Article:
Beverly Bates bakes

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Entertainment,Alexandra Greeley

Running one pastry kitchen would overwhelm most of us. Running three must take grit, savvy and creativity, and that about sums up Beverly Bates, baker par excellence and pastry mastermind for chef Jeffrey Buben's Bistro Bis, Vidalia and -- the newest -- Woodward Table. And now recognized for her professional talents, Bates was recently nominated by the Restaurant Association Metropolitan Washington as the city's best pastry chef.

A native of New York and a graduate of the Culinary Institute of America, Bates started cooking at the age of 13, learning to cook on a wood-burning stove. Back then, she says, she would not have dreamed of making a living as a chef, much less as a baker. But the art of pastry appealed to her, and she knew she had a knack for it. "Baking gives me instant gratification," she says. "It gives me a sense of self-esteem, like discovery of a gift. Baking is the greatest reward."

Faced suddenly with being a single mom, Bates decided to make a profession out of baking, enrolling in a community college for its culinary courses and working in a local pastry shop. There she worked for chef Floyd Misek, who became her first culinary mentor. After graduating from the CIA and working for famed chef Gordon Ramsay in London and for chef Joseph Poupon at his Patisserie Poupon in Baltimore, Bates moved to Washington. "When I first started here," she says, "women were not really working in the kitchen yet," adding that today, most of the local pastry chefs are women.

Although she has worked at several other D.C. restaurants, including Michel Richard Citronelle and Ici Urban Bistro, her main employer has been chef Buben. Starting out (how many years ago?) at his Bistro Bis, Bates was eventually retained to oversee the pastry kitchen of the revamped Vidalia.

If you go
Woodward Table
» Where: 1426 H St. NW
» Info: 202-347-5353; woodwardtable.com
» Hours: Lunch, 11:30 a.m. to 2:30 p.m. Monday to Friday; dinner, 5:30 to 10:30 p.m. nightly; brunch, 11:30 a.m. to 2:30 p.m. Sunday

That was two and a half years ago, and now chef Buben has recently launched the immense Woodward Table restaurant, located where Potenza once operated. That means Bates' days usually start early and end hours later, because she plans pastry menus for three restaurants, and, of course, does a fair amount of baking herself.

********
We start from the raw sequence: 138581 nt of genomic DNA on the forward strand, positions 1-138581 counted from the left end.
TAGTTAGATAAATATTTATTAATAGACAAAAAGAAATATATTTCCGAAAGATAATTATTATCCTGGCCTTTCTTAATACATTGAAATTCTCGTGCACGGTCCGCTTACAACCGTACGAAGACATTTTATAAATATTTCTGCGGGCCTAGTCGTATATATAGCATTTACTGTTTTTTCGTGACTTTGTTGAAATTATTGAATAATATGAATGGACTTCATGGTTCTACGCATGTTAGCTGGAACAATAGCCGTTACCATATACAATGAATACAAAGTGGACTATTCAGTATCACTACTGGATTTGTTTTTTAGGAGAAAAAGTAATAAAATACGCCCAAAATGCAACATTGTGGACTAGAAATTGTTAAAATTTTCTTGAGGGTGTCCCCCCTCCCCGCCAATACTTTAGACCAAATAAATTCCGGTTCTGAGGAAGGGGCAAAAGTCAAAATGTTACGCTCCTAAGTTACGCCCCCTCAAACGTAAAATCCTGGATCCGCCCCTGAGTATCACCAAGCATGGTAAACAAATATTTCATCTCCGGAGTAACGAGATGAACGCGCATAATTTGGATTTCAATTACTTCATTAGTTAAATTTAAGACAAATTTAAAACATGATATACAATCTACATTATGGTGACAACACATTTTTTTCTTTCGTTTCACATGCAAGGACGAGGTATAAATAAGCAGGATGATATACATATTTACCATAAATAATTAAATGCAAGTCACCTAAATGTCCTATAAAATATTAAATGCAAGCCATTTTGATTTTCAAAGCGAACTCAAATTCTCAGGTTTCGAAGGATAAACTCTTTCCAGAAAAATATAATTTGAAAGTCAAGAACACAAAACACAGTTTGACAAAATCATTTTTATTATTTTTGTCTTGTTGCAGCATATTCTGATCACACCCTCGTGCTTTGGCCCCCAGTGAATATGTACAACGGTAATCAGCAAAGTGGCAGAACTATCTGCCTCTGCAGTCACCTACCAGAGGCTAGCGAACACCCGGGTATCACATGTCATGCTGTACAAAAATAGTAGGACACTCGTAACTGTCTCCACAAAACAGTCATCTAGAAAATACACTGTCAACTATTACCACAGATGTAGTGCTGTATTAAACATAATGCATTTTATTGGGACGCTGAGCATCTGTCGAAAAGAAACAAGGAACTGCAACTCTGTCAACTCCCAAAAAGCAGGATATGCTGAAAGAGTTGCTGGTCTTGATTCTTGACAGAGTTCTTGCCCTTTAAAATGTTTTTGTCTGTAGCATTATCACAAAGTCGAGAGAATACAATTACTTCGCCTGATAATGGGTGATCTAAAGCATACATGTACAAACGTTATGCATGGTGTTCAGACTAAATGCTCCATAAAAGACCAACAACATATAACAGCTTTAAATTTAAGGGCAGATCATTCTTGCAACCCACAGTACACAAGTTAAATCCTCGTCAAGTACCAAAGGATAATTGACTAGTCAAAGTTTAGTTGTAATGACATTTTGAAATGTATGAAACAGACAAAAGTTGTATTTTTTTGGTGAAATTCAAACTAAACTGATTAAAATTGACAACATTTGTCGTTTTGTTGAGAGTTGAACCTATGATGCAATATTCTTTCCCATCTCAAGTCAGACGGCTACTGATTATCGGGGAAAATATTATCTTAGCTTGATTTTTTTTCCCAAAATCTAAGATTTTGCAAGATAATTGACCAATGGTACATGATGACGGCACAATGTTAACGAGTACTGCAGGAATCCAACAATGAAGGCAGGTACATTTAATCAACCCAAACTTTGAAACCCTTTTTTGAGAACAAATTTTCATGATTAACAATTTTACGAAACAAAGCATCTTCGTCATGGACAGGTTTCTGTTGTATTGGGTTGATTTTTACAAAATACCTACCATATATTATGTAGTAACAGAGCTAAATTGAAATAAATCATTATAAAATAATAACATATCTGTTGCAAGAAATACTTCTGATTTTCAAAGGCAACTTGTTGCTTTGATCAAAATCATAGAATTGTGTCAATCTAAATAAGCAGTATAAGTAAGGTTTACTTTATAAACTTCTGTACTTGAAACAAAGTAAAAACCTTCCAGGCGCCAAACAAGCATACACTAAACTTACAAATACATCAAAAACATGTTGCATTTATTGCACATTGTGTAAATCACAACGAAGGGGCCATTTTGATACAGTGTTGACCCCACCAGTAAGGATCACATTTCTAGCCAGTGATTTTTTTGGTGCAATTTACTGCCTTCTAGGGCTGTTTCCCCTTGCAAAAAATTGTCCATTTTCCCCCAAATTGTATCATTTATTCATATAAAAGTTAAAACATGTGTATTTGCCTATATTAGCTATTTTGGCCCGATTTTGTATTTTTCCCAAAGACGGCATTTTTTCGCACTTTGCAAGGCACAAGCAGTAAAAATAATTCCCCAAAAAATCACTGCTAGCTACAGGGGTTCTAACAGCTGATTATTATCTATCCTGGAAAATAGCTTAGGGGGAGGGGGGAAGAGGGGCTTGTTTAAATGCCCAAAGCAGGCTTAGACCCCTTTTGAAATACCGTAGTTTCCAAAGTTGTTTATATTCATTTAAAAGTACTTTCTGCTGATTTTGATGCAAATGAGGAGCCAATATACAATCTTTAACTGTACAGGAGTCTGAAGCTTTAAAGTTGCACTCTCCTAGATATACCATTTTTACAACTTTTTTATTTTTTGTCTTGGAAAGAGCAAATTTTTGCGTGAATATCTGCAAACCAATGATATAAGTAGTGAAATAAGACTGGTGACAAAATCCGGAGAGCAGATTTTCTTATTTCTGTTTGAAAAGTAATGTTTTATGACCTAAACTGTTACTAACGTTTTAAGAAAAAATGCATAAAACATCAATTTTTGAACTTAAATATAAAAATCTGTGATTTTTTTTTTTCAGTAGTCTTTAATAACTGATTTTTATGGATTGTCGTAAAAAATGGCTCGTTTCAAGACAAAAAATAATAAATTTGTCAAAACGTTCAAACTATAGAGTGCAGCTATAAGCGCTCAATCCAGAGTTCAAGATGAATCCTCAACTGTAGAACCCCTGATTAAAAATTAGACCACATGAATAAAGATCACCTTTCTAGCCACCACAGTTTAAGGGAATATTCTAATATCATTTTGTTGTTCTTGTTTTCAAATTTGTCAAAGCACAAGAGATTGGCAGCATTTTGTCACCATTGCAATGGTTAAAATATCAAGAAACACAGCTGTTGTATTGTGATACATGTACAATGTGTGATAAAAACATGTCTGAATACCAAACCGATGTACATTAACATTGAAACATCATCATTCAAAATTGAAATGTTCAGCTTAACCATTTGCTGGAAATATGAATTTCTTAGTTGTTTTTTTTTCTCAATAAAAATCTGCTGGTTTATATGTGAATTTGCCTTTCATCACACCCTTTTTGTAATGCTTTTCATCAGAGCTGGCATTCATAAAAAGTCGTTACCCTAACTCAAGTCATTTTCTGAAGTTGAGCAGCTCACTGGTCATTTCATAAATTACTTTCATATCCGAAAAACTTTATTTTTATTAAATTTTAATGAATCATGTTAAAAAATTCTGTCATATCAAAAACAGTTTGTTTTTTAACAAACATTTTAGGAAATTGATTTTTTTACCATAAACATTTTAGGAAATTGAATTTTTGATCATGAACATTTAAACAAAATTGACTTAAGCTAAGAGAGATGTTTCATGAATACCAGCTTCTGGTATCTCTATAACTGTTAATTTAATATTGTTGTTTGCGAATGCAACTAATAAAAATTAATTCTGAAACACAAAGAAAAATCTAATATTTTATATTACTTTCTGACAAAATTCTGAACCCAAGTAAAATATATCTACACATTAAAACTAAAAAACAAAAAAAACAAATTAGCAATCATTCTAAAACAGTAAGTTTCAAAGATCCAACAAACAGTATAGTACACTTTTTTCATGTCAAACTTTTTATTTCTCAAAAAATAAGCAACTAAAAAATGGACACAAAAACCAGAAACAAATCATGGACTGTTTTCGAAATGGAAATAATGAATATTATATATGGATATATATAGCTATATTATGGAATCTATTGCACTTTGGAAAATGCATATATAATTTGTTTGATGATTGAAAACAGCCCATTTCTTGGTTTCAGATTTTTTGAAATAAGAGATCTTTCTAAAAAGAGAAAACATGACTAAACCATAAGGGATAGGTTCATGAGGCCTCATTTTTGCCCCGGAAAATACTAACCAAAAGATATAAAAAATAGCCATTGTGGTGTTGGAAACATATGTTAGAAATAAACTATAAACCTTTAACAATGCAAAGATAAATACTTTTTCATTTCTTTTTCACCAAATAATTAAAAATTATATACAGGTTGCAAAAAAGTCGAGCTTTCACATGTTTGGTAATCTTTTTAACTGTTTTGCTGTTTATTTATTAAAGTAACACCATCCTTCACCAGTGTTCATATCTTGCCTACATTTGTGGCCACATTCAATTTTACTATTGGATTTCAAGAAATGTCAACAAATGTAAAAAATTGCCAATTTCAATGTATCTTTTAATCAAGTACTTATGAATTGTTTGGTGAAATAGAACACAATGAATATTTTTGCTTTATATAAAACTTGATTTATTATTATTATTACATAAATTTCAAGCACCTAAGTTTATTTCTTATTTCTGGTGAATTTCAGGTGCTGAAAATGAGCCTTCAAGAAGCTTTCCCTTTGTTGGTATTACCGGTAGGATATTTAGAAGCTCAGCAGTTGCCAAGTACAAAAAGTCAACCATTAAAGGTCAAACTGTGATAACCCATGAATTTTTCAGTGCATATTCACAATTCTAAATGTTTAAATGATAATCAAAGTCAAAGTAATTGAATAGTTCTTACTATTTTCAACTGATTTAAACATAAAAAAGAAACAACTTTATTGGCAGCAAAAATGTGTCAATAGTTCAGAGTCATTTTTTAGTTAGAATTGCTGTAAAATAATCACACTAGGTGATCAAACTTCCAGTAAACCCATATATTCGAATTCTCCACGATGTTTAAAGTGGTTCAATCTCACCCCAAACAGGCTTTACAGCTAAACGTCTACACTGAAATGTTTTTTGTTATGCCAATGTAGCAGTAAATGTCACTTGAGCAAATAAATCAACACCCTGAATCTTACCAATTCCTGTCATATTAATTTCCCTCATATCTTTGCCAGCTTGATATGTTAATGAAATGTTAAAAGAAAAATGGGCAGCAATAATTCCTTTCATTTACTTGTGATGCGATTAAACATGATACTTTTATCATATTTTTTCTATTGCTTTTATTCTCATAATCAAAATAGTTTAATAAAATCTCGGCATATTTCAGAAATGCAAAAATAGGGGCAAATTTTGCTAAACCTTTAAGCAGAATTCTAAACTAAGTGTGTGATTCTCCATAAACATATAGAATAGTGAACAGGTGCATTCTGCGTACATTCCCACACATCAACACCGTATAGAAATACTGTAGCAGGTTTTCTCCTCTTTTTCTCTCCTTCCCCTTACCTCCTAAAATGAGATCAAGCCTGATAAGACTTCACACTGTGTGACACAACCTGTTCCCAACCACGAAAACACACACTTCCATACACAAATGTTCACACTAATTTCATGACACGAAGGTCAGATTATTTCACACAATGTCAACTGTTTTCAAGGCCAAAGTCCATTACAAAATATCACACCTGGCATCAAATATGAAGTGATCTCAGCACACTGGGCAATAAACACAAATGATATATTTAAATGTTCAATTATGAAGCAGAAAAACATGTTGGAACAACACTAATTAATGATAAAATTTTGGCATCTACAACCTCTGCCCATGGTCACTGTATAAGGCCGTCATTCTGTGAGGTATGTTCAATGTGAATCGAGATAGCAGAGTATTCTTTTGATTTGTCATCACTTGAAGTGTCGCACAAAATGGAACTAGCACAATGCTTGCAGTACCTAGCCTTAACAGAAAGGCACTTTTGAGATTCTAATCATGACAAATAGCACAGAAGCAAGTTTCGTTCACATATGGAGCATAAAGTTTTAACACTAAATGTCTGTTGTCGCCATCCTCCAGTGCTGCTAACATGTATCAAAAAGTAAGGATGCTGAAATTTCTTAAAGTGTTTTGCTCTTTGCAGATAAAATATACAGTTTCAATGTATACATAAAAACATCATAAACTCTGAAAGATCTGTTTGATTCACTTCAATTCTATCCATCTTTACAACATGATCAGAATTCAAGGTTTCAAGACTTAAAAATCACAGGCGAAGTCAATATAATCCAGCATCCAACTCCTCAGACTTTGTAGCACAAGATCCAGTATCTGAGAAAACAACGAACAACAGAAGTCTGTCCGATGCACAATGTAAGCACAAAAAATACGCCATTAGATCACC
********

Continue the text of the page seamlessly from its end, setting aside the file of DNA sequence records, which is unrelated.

"I plan the week for the new restaurant," she says, "so that I know a week ahead what I will be baking." Besides that, she arranges the other two menus, changing desserts according to the seasons. But she also keeps customers' favorites available: At Bistro Bis, look for her apple tart or creme brulee; at Vidalia, the pecan pie; and at the new restaurant, the banana cream pie.

And what sweet dreams does Bates imagine for her future? Possibly, she muses, her own bakery in some distant city. But for the present, she is up to her elbows in restaurant flour and sugar.

Q&A

What's your comfort food?

Soups. I make my own chicken-vegetable soup. Or in November, turkey-vegetable soup.

What's in your fridge?

Half-bottle white wine, grapefruit, oranges, salsa, corn tortillas, romaine lettuce and low-fat sour cream.

What is your luckiest moment?

Preparation meets opportunity. That is luck. And getting this job is lucky. You can make your own good luck be taking advantage of opportunities.

Favorite restaurants?

Corduroy, Table, Willow and Co Co. Sala.

What is your must-have ingredient?

Dark chocolate.

Recipe

Strawberry poppy seed breakfast scones

yields about 8 scones

2 cups all-purpose flour

1/4 cup sugar, plus extra for sprinkling

1 1/2 teaspoons baking powder

1 teaspoon baking soda

1/2 teaspoon salt

4 ounces (1 stick) cold butter, diced

1 tablespoon poppy seeds

1 cup cold buttermilk

1 cup diced strawberries

Preheat the oven to 350. Line a cookie tray or baking sheet with parchment paper.

Sift together the flour, sugar, baking powder, baking soda and salt. Using your fingers, rub the diced butter into the dry mix until it is combined and crumbly with butter pieces no larger than peas. Mix in the poppy seeds and buttermilk until loosely combined. Fold in the strawberries.

Drop or scoop about 1/4-cup dough at a time on the prepared sheet. Sprinkle with granulated sugar.

Bake for 20 to 25 minutes, until golden brown.

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Author:

Alexandra Greeley

Special to The Washington Examiner
The Washington Examiner